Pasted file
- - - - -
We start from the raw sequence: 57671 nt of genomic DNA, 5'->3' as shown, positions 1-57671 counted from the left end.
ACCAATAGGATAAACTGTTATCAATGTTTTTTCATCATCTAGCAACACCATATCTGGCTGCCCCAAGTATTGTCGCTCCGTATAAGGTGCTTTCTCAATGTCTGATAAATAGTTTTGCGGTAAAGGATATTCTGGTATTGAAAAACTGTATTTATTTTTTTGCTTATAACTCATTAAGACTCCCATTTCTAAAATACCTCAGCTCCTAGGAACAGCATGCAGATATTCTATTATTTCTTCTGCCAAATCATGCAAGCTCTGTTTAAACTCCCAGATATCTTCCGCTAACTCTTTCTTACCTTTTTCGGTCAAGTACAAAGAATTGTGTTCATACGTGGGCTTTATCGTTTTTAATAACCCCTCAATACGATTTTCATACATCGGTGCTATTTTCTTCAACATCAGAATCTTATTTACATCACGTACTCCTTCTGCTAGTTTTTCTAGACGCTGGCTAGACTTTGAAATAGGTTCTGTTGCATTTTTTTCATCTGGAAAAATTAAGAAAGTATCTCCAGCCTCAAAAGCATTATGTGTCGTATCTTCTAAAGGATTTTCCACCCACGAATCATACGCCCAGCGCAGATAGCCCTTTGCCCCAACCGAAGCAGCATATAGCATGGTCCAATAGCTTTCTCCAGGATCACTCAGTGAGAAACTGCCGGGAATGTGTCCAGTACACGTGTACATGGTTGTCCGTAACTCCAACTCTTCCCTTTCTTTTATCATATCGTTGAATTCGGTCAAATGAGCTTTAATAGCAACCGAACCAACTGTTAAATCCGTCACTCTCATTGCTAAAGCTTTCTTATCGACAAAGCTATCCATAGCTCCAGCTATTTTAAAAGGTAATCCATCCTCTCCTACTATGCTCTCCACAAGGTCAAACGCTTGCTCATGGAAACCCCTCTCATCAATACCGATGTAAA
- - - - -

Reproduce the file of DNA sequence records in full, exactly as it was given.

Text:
We start from the raw sequence: 57671 nt of genomic DNA, 5'->3' as shown, positions 1-57671 counted from the left end.
ACCAATAGGATAAACTGTTATCAATGTTTTTTCATCATCTAGCAACACCATATCTGGCTGCCCCAAGTATTGTCGCTCCGTATAAGGTGCTTTCTCAATGTCTGATAAATAGTTTTGCGGTAAAGGATATTCTGGTATTGAAAAACTGTATTTATTTTTTTGCTTATAACTCATTAAGACTCCCATTTCTAAAATACCTCAGCTCCTAGGAACAGCATGCAGATATTCTATTATTTCTTCTGCCAAATCATGCAAGCTCTGTTTAAACTCCCAGATATCTTCCGCTAACTCTTTCTTACCTTTTTCGGTCAAGTACAAAGAATTGTGTTCATACGTGGGCTTTATCGTTTTTAATAACCCCTCAATACGATTTTCATACATCGGTGCTATTTTCTTCAACATCAGAATCTTATTTACATCACGTACTCCTTCTGCTAGTTTTTCTAGACGCTGGCTAGACTTTGAAATAGGTTCTGTTGCATTTTTTTCATCTGGAAAAATTAAGAAAGTATCTCCAGCCTCAAAAGCATTATGTGTCGTATCTTCTAAAGGATTTTCCACCCACGAATCATACGCCCAGCGCAGATAGCCCTTTGCCCCAACCGAAGCAGCATATAGCATGGTCCAATAGCTTTCTCCAGGATCACTCAGTGAGAAACTGCCGGGAATGTGTCCAGTACACGTGTACATGGTTGTCCGTAACTCCAACTCTTCCCTTTCTTTTATCATATCGTTGAATTCGGTCAAATGAGCTTTAATAGCAACCGAACCAACTGTTAAATCCGTCACTCTCATTGCTAAAGCTTTCTTATCGACAAAGCTATCCATAGCTCCAGCTATTTTAAAAGGTAATCCATCCTCTCCTACTATGCTCTCCACAAGGTCAAACGCTTGCTCATGGAAACCCCTCTCATCAATACCGATGTAAA